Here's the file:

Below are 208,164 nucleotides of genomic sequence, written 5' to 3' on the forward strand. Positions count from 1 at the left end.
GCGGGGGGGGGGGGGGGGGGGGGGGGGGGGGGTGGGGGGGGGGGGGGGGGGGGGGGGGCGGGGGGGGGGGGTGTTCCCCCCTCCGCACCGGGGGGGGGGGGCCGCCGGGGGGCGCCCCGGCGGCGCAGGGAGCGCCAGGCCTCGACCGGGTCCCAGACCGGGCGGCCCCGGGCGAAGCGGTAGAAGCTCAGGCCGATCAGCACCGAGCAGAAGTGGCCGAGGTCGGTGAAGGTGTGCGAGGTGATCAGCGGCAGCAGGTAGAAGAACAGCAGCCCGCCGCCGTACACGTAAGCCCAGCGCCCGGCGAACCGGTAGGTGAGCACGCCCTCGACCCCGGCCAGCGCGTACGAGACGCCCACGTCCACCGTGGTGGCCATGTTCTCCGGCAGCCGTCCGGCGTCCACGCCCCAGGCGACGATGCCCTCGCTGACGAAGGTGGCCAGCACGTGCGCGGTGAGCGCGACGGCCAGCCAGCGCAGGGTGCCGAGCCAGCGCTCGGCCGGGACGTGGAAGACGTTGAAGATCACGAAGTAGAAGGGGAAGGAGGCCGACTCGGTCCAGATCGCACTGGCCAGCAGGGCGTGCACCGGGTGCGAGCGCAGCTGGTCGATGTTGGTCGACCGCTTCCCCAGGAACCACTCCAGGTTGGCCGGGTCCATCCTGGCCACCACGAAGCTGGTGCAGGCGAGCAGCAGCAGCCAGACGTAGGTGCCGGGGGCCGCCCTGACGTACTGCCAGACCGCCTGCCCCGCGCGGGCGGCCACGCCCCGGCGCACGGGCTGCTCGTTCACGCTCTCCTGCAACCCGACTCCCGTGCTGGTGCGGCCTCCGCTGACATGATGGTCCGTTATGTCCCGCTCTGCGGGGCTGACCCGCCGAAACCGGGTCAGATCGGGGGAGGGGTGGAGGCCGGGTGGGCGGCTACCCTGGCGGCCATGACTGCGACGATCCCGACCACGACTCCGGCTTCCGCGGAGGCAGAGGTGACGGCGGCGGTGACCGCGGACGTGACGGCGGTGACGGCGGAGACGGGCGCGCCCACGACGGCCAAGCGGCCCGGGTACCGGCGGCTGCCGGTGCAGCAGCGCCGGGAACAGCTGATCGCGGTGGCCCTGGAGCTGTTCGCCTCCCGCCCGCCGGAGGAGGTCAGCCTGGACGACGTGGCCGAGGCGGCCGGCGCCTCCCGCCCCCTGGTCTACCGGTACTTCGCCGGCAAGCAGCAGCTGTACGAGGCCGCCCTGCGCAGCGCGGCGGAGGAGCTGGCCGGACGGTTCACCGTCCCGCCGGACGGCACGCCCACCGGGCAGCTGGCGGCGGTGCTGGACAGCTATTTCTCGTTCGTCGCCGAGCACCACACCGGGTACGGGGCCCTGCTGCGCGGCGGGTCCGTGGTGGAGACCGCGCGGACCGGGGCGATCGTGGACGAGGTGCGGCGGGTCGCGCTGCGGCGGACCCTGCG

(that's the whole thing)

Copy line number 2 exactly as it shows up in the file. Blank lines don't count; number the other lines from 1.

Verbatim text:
GCGGGGGGGGGGGGGGGGGGGGGGGGGGGGGGTGGGGGGGGGGGGGGGGGGGGGGGGGCGGGGGGGGGGGGTGTTCCCCCCTCCGCACCGGGGGGGGGGGGCCGCCGGGGGGCGCCCCGGCGGCGCAGGGAGCGCCAGGCCTCGACCGGGTCCCAGACCGGGCGGCCCCGGGCGAAGCGGTAGAAGCTCAGGCCGATCAGCACCGAGCAGAAGTGGCCGAGGTCGGTGAAGGTGTGCGAGGTGATCAGCGGCAGCAGGTAGAAGAACAGCAGCCCGCCGCCGTACACGTAAGCCCAGCGCCCGGCGAACCGGTAGGTGAGCACGCCCTCGACCCCGGCCAGCGCGTACGAGACGCCCACGTCCACCGTGGTGGCCATGTTCTCCGGCAGCCGTCCGGCGTCCACGCCCCAGGCGACGATGCCCTCGCTGACGAAGGTGGCCAGCACGTGCGCGGTGAGCGCGACGGCCAGCCAGCGCAGGGTGCCGAGCCAGCGCTCGGCCGGGACGTGGAAGACGTTGAAGATCACGAAGTAGAAGGGGAAGGAGGCCGACTCGGTCCAGATCGCACTGGCCAGCAGGGCGTGCACCGGGTGCGAGCGCAGCTGGTCGATGTTGGTCGACCGCTTCCCCAGGAACCACTCCAGGTTGGCCGGGTCCATCCTGGCCACCACGAAGCTGGTGCAGGCGAGCAGCAGCAGCCAGACGTAGGTGCCGGGGGCCGCCCTGACGTACTGCCAGACCGCCTGCCCCGCGCGGGCGGCCACGCCCCGGCGCACGGGCTGCTCGTTCACGCTCTCCTGCAACCCGACTCCCGTGCTGGTGCGGCCTCCGCTGACATGATGGTCCGTTATGTCCCGCTCTGCGGGGCTGACCCGCCGAAACCGGGTCAGATCGGGGGAGGGGTGGAGGCCGGGTGGGCGGCTACCCTGGCGGCCATGACTGCGACGATCCCGACCACGACTCCGGCTTCCGCGGAGGCAGAGGTGACGGCGGCGGTGACCGCGGACGTGACGGCGGTGACGGCGGAGACGGGCGCGCCCACGACGGCCAAGCGGCCCGGGTACCGGCGGCTGCCGGTGCAGCAGCGCCGGGAACAGCTGATCGCGGTGGCCCTGGAGCTGTTCGCCTCCCGCCCGCCGGAGGAGGTCAGCCTGGACGACGTGGCCGAGGCGGCCGGCGCCTCCCGCCCCCTGGTCTACCGGTACTTCGCCGGCAAGCAGCAGCTGTACGAGGCCGCCCTGCGCAGCGCGGCGGAGGAGCTGGCCGGACGGTTCACCGTCCCGCCGGACGGCACGCCCACCGGGCAGCTGGCGGCGGTGCTGGACAGCTATTTCTCGTTCGTCGCCGAGCACCACACCGGGTACGGGGCCCTGCTGCGCGGCGGGTCCGTGGTGGAGACCGCGCGGACCGGGGCGATCGTGGACGAGGTGCGGCGGGTCGCGCTGCGGCGGACCCTGCG